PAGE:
A critical vulnerability in the Roundcube webmail application could allow an attacker to install and execute arbitrary code. Users of versions of Roundcube prior to 1.2.3 should update immediately to remove the risk. All versions from 1.0 to 1.2.2 are vulnerable. The vulnerability was patched immediately upon its disclosure, and the patched version is available from the Roundcube site and Linux distribution repositories.
Roundcube is an immensely popular webmail client used by web hosting providers, business email providers, and individual users. Its development community takes security seriously, which is a major reason Roundcube is trusted by so many organizations. But a coding error in the way Roundcube interfaces with PHP’s mail sending function opens a door that has the potential to allow an attacker to execute their own PHP code on a server.
For a malicious user to take advantage of this vulnerability, they must have an account on the server. The vulnerability is exploited by sending an email, so an outside attacker can’t take advantage here without stealing email credentials, but that leaves plenty of scope for user mischief.
In addition to requiring a user account, there are a few other conditions that need to obtain before the vulnerability can be exploited. The attacker has to know, or be able to guess, the absolute path of the server’s web root. Depending on how the server is configured, this may be quite difficult, but in many cases a knowledgeable and persistent attacker will be able to work it out.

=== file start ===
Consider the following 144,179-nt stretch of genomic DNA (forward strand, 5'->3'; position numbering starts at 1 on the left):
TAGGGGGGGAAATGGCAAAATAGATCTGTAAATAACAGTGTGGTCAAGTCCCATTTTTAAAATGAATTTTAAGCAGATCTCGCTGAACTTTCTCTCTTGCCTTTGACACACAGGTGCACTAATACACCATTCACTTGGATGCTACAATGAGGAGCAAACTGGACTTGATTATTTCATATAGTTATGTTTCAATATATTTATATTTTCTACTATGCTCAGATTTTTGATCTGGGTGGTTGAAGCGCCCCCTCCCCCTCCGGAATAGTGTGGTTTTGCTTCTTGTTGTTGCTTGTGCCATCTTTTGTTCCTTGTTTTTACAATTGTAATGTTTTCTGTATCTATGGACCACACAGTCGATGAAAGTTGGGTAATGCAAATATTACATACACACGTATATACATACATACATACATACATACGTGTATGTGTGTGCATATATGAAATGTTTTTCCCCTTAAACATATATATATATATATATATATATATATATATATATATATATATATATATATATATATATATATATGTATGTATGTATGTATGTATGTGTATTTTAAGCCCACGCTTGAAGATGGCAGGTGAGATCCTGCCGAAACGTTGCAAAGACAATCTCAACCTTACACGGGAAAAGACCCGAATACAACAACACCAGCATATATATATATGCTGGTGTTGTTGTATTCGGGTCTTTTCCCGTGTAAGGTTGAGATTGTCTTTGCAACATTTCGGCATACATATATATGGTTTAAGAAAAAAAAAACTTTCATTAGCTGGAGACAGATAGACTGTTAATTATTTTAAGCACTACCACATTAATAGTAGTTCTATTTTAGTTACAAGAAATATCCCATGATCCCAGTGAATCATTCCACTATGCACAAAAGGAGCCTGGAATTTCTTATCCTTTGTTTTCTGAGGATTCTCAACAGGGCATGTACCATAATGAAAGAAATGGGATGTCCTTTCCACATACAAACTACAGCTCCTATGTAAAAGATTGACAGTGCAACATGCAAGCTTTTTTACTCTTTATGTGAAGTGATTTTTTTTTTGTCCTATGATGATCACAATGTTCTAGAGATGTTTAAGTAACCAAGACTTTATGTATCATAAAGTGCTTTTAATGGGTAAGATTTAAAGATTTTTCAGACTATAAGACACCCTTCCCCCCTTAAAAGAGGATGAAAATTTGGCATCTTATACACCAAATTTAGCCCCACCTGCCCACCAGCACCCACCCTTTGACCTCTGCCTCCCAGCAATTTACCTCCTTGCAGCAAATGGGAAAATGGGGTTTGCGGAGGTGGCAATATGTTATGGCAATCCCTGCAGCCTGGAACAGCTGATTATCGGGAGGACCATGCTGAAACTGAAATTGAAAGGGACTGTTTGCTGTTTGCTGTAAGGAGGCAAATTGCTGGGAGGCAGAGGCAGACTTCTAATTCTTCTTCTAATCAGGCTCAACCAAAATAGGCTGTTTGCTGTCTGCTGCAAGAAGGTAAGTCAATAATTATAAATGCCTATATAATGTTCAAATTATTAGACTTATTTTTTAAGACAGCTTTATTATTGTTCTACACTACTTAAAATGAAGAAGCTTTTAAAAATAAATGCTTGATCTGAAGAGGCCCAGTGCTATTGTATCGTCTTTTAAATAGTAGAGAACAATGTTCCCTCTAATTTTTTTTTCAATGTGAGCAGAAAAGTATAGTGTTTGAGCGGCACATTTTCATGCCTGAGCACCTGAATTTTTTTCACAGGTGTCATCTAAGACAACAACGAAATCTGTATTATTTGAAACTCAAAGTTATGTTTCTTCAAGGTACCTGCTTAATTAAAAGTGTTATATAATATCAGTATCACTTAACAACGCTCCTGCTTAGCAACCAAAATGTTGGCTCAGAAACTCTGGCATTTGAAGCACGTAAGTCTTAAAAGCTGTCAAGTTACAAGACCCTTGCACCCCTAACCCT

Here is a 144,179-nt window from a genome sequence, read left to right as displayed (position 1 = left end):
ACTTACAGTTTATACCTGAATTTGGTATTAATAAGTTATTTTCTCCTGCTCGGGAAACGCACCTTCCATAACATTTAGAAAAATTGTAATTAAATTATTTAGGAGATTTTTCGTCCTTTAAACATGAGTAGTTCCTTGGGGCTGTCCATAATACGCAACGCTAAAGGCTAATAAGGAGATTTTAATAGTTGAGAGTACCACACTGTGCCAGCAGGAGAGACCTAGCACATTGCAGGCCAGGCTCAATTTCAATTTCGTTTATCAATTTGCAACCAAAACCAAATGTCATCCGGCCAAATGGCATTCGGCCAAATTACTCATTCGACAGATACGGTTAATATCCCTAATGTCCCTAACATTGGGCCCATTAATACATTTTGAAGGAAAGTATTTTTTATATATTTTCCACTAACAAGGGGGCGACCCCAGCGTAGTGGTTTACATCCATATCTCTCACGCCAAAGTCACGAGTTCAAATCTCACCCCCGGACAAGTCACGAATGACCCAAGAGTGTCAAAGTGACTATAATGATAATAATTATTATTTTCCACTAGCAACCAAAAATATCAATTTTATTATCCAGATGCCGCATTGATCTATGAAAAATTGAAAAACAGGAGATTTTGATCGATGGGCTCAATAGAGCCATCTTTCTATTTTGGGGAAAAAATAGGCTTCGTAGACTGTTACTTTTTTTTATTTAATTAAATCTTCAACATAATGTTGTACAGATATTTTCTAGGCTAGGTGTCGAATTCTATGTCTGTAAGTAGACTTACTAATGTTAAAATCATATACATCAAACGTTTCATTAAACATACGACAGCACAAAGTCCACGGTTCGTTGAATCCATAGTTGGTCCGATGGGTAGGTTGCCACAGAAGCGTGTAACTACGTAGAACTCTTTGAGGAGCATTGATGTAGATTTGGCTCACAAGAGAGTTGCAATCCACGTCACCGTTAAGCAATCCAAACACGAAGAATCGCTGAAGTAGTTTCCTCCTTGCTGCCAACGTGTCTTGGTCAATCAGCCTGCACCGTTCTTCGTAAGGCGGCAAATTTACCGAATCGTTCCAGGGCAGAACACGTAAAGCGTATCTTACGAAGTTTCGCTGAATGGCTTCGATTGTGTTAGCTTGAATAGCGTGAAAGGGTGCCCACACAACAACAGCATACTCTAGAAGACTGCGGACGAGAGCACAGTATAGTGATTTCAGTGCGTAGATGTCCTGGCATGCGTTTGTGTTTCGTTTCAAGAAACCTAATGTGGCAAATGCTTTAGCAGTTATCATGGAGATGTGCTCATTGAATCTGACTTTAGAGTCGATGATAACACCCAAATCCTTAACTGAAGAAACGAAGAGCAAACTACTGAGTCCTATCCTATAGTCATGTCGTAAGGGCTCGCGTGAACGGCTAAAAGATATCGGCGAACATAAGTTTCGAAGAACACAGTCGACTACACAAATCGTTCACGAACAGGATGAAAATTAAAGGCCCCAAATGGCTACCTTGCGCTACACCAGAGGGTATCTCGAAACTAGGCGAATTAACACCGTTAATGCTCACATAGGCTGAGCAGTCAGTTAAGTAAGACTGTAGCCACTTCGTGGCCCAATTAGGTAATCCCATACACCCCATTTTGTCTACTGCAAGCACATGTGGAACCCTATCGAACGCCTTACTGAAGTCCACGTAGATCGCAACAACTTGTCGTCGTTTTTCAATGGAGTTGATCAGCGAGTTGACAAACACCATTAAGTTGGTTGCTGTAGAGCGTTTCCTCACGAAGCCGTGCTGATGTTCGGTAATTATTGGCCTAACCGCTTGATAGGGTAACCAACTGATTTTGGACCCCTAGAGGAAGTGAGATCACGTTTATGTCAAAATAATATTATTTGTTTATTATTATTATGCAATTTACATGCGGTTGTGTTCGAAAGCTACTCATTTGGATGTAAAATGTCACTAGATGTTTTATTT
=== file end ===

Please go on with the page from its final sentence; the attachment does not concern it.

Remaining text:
Additionally, Roundcube must be configured to use PHP’s mail() function. If an SMTP server is configured, the mail() function won’t be used. The mail() function must also be configured to use the sendmail application and PHP’s safe mode must be turned off.
That may seem like quite a set of hurdles for an attacker to traverse, but unfortunately most are the default settings for Roundcube. It’s likely that many thousands of Roundcube installations are vulnerable to exploitation.
The ultimate cause of the vulnerability is a failure to properly sanitize input to the fifth parameter of PHP’s mail() function. The fifth parameter takes additional execution parameters, including sendmail configuration options. Sendmail has an option to log all mail traffic to a file, and the lack of sanitization of the mail() function parameter allows an attacker to specify where those files are stored.
So, bringing all that together: an attacker with a user account can send an email containing malicious code and have that code stored in the webroot of the server.
The vulnerability was discovered by the developers of RIPS, a PHP vulnerability scanning application. In general the RIPS’ developers are complementary of Roundcube’s security. Apart from the critical vulnerability we’ve been discussing, it’s a solid application that takes security seriously.